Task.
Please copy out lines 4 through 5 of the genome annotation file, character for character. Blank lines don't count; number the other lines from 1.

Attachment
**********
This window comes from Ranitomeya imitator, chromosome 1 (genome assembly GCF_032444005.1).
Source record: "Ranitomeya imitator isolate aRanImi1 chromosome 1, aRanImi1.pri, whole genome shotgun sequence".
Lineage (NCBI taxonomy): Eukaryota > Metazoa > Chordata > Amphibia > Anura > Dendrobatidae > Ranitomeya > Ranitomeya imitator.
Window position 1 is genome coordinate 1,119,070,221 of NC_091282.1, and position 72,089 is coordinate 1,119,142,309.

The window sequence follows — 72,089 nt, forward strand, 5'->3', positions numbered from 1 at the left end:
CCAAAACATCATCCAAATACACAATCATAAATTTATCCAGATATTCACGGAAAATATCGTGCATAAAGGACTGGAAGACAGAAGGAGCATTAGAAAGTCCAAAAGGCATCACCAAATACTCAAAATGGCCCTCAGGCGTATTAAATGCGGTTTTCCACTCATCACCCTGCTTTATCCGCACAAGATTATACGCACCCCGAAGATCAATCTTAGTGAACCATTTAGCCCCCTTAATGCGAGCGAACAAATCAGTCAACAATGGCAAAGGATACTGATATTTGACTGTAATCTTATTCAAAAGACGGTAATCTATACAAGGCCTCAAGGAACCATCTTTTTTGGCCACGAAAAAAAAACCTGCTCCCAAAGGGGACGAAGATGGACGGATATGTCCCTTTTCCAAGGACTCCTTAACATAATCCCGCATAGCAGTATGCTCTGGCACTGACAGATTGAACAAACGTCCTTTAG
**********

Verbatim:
Window position 1 is genome coordinate 1,119,070,221 of NC_091282.1, and position 72,089 is coordinate 1,119,142,309.

The window sequence follows — 72,089 nt, forward strand, 5'->3', positions numbered from 1 at the left end: